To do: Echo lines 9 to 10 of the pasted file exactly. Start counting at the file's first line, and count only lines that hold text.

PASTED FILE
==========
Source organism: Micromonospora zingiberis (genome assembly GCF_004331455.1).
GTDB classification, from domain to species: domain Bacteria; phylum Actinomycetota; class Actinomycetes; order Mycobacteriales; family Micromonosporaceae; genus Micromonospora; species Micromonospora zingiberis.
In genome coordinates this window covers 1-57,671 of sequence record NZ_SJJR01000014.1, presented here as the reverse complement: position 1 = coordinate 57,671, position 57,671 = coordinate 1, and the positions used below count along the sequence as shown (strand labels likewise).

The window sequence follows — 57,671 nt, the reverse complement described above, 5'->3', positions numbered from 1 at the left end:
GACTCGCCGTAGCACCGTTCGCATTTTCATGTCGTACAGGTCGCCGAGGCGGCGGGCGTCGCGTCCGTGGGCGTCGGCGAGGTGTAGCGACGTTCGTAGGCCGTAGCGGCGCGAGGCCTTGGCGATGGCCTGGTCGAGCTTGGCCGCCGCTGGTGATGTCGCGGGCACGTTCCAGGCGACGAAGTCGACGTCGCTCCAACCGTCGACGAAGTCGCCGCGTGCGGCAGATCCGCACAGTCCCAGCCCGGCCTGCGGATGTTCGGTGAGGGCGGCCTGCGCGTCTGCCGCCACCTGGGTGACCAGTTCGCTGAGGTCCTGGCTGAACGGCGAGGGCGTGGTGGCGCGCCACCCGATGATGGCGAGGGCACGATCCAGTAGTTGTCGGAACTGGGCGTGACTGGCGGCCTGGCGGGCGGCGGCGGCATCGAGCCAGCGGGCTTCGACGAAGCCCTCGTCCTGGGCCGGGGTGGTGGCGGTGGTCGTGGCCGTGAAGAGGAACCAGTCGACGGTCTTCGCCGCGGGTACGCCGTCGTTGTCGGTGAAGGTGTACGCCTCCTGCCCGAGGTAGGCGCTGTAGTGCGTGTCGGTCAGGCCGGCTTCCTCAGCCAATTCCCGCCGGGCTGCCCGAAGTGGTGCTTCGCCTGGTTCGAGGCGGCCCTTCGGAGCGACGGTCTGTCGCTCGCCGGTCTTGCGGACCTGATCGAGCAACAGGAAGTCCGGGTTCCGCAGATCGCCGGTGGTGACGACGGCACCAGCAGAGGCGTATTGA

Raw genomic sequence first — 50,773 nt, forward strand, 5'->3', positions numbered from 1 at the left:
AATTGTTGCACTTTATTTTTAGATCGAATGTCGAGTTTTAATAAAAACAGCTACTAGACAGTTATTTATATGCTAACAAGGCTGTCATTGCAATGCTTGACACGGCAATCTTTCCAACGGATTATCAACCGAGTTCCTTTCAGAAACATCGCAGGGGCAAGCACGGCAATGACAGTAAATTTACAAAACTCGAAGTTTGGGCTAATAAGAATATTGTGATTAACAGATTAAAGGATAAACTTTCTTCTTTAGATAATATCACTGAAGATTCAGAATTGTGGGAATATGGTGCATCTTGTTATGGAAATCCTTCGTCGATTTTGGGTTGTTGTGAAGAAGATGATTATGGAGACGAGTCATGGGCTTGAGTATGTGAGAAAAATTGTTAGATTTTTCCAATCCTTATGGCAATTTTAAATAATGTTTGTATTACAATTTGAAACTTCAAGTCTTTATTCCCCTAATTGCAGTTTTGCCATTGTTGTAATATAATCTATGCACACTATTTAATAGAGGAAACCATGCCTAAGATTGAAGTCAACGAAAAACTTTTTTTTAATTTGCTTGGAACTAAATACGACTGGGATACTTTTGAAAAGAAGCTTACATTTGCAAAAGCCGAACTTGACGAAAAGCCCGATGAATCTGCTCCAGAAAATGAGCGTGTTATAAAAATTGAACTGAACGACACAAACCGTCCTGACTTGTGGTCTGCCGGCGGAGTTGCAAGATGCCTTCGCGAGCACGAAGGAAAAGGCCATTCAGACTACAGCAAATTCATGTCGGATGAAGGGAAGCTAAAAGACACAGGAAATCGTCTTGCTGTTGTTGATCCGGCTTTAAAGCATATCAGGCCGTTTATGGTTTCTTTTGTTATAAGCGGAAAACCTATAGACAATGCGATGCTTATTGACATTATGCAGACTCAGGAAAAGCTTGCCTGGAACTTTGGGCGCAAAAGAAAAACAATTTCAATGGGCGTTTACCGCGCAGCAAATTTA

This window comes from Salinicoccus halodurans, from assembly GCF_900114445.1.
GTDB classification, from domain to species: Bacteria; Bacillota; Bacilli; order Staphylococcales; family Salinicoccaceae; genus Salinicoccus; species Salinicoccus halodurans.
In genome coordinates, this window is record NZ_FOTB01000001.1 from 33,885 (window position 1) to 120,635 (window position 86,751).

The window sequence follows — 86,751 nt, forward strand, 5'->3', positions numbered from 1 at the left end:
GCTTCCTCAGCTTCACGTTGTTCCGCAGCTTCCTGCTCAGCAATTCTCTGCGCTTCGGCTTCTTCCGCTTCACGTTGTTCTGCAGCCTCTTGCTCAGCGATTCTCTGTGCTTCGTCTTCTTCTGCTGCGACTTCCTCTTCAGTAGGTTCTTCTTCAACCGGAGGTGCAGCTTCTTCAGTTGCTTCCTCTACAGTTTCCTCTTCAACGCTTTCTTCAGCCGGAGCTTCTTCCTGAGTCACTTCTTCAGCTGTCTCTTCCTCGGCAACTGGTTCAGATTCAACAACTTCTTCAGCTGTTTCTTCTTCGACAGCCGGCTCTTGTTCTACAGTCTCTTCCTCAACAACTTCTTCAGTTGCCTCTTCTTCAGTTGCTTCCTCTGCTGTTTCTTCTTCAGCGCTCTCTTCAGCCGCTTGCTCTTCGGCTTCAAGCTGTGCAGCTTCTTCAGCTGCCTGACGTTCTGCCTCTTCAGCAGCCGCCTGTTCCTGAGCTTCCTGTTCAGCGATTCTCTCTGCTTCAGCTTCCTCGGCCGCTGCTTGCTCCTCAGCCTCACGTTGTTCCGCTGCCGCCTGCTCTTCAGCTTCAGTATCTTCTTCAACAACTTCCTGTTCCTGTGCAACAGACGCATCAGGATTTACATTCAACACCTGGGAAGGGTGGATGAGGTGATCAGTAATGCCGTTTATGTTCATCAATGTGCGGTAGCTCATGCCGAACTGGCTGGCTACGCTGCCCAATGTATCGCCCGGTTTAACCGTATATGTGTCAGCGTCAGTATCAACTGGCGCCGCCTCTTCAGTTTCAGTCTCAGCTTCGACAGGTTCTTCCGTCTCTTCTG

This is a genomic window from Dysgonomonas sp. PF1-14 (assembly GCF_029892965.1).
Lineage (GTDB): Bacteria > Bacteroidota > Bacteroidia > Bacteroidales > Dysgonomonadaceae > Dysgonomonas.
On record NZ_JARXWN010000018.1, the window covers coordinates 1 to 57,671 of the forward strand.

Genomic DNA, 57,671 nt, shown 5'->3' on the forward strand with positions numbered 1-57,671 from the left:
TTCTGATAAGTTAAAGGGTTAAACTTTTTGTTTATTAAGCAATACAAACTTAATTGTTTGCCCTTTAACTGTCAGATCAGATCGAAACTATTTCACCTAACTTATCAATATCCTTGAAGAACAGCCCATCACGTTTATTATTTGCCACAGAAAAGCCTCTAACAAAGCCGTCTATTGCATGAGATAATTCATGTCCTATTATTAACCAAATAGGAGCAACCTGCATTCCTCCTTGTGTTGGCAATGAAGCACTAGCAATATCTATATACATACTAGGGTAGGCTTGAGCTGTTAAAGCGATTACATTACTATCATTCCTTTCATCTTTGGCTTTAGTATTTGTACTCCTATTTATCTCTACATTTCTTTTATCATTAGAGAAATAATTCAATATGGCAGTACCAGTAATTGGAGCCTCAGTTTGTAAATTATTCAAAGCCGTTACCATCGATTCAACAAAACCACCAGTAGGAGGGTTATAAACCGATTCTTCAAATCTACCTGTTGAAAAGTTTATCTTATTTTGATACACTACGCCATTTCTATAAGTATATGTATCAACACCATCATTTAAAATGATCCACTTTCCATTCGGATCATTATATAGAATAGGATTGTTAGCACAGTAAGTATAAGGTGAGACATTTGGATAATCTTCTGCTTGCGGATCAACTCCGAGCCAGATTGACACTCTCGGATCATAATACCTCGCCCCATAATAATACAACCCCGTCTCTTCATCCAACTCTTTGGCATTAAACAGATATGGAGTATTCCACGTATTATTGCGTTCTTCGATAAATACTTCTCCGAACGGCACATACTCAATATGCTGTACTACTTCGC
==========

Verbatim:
GTDB classification, from domain to species: Bacteria; Bacillota; Bacilli; order Staphylococcales; family Salinicoccaceae; genus Salinicoccus; species Salinicoccus halodurans.
In genome coordinates, this window is record NZ_FOTB01000001.1 from 33,885 (window position 1) to 120,635 (window position 86,751).